The lights are on
What new ideas the game brings to the table and how well old ideas are presented.
How good a game looks, taking into account any flaws such as bad collision or pop-up.
Does the game’s music and sound effects get you involved or do they make you resolve to always play with the volume down?
Basically, the controller to human interface. The less you think about the hunk of plastic in your hands, the better the playability.
Flat out, just how fun the game is to play. The most important factor in rating a game.
Video game elitists insist that people must earn the right to call
themselves gamers. Enjoying playing games isn’t enough; you need to
prove your dedication by experiencing a shifting collection of
definitive titles. The specific entries vary, but both Ico and Shadow of
the Colossus are frequently mentioned on such lists. I don’t advocate
that exclusionary view of gaming, but I agree that these titles from
Team Ico perfectly illuminate many facets of the medium’s appeal.
games provide a broad spectrum of experiences. On one end, you have the
adrenaline-fueled action embodied by Sony’s other compilation this
month, God of War: Origins Collection. On the other end of the spectrum
are Ico and Shadow of the Colossus, titles that rely on understatement
and ambiguity to convey their stories. You won’t find any combo
multipliers or headshots, but these adventures slowly and deliberately
build an emotional connection in a way that few games have accomplished
before or since.
Ico and Shadow of the Colossus seem simple on the
surface. The former is about guiding a young woman through a castle,
and the latter is about killing 16 monsters to bring a loved one back to
life. Through subtle character interactions and vibrant visuals, these
straightforward premises are transformed into engrossing tales. Both
efforts from director Fumito Ueda and his team are often cited as
examples of video games as an art form, and their remastered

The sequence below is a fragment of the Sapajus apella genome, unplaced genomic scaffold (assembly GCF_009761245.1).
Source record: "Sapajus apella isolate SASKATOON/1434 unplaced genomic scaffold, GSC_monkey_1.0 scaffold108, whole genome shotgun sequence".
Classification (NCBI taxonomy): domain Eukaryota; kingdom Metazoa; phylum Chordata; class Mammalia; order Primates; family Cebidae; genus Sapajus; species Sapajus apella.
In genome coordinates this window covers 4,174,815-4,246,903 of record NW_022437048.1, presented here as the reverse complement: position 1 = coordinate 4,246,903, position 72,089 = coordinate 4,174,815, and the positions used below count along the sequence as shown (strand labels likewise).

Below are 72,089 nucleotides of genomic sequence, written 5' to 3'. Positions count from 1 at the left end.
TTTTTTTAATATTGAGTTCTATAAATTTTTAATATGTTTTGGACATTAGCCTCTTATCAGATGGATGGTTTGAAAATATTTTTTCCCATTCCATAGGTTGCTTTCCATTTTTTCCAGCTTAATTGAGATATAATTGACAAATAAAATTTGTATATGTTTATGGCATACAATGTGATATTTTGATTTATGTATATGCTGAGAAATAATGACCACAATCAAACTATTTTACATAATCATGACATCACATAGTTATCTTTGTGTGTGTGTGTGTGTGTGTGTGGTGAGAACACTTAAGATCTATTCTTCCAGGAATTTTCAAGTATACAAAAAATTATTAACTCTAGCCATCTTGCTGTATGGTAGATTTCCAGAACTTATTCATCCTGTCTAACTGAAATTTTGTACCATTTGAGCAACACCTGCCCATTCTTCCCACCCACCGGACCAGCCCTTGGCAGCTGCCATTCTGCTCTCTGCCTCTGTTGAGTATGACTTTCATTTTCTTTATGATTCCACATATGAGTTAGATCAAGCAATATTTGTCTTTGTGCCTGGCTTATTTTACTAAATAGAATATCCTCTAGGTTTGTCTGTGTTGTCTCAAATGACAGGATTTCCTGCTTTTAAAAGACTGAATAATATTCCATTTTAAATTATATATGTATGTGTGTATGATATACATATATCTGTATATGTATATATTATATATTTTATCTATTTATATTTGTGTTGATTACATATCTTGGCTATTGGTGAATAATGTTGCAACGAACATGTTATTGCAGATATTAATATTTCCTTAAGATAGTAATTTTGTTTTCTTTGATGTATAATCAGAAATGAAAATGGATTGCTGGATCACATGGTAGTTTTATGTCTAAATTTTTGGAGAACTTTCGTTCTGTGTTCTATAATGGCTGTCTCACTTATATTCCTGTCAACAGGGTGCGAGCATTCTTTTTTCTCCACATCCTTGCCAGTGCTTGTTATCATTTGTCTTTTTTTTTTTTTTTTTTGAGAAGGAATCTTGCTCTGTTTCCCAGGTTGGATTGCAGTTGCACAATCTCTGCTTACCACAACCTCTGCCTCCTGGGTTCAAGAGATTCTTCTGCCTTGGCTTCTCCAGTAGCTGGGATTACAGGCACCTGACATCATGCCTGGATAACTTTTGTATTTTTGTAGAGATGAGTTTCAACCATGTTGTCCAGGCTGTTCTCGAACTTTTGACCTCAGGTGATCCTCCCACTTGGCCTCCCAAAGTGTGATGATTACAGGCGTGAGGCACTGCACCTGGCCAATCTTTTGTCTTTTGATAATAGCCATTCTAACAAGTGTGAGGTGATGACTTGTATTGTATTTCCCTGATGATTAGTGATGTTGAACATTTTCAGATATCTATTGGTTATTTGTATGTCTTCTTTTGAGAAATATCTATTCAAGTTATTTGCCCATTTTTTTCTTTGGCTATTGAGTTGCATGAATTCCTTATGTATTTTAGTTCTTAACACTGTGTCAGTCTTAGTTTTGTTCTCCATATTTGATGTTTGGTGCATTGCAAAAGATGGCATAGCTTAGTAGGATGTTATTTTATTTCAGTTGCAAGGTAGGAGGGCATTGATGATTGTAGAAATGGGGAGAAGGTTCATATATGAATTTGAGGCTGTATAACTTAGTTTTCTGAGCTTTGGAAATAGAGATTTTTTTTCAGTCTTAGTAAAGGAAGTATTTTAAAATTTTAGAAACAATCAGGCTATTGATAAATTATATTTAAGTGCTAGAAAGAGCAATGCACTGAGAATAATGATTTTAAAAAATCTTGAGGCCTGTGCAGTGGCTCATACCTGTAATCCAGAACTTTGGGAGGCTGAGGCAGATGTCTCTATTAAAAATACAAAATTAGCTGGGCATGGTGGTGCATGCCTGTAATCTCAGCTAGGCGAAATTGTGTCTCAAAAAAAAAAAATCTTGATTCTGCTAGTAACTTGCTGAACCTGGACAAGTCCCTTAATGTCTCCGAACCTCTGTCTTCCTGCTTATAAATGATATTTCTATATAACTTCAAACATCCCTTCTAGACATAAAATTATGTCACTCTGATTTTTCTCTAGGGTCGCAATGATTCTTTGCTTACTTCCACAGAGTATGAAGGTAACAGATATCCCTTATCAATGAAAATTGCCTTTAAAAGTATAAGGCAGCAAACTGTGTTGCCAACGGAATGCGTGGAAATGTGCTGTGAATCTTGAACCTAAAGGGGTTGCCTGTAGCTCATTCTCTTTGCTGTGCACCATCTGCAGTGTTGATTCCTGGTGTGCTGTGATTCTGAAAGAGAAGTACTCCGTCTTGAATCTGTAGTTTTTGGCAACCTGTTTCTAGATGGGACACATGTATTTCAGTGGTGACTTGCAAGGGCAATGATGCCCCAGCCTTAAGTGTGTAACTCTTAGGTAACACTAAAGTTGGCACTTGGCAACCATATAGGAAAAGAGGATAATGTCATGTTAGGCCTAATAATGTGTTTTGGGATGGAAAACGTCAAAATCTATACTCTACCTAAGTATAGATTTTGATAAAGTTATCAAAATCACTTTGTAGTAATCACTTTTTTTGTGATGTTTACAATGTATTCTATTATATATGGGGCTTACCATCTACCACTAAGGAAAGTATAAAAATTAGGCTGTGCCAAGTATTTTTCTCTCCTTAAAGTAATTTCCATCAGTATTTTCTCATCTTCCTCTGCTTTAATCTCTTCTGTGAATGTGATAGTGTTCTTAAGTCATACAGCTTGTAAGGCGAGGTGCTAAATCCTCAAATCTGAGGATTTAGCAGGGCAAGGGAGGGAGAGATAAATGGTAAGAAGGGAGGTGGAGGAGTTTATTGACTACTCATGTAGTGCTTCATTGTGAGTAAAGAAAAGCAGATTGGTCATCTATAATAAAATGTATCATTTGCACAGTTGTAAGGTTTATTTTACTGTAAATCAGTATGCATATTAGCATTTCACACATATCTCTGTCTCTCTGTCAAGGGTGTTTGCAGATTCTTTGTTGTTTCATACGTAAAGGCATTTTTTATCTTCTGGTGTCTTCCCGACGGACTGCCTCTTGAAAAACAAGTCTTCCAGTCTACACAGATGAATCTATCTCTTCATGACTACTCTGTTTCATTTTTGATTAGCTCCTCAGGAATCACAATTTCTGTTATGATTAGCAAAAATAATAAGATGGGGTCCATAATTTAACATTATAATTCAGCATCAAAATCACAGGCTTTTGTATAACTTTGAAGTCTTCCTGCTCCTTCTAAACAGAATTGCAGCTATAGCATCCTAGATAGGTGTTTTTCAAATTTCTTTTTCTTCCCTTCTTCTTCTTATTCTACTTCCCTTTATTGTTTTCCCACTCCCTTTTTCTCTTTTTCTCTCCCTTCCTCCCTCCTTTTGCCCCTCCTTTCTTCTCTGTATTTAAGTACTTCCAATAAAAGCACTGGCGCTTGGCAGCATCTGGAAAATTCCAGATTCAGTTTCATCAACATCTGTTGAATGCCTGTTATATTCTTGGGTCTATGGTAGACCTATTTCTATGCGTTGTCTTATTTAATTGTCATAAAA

incarnations only add more weight to the argument.
framerate and HD visuals benefit both titles significantly, which isn’t a
trivial statement considering how good these games looked when they
first released. In terms of content, Shadow of the Colossus is
essentially the same, but Ico is based on the original’s European
release so it has a few differences from the North American PS2 version.
A few puzzles are slightly altered (including one timing-based piston
jump that took me multiple attempts), but the most notable changes arise
after you’ve beaten the game. On subsequent playthroughs, Yorda’s
dialogue is accompanied by legible subtitles, so you can finally
understand her. You can also activate a co-op mode in which a second
player controls Yorda. The camera still focuses on Ico, and Yorda can’t
do anything she couldn’t before, but having a human control her means
she moves more intelligently and efficiently. Both of these extras are
cool bonuses for hardcore fans, encouraging at least two playthroughs.
Ico has the most additional stuff, Shadow of the Colossus excels in its
own new way. Both titles in the collection feature 3D support, but
Shadow of the Colossus uses it the best. I usually think that 3D is a
stupid gimmick, but this marks the only time it has enhanced my
experience rather than feeling like a throwaway novelty. The scale of
the colossi – and the sense of vertigo caused by dangling from them – is
conveyed well through the 3D effect. The end result isn’t cool enough
to justify the purchase of a 3D TV, but it’s a nice perk for those who
already own one.
Games from previous generations face the danger
of not resonating with modern audiences. Gaming evolves rapidly, and
what worked five years ago may not cut it today. This was not even a
remote concern as I replayed both games in this collection. Yes, the
controls in Ico and Shadow of the Colossus are rusty by current
standards, but the basic mechanics aren’t what made these games
landmarks in the industry. These sad and compelling masterpieces create
immersive worlds, interesting characters, and memorable journeys. That
hasn’t changed in the intervening years, and playing through them again
in this unbeatable package only serves as a reminder that no other
developer can imitate Team Ico’s singular style.
Email the author Joe Juba, or follow on Twitter, Facebook, and Game Informer.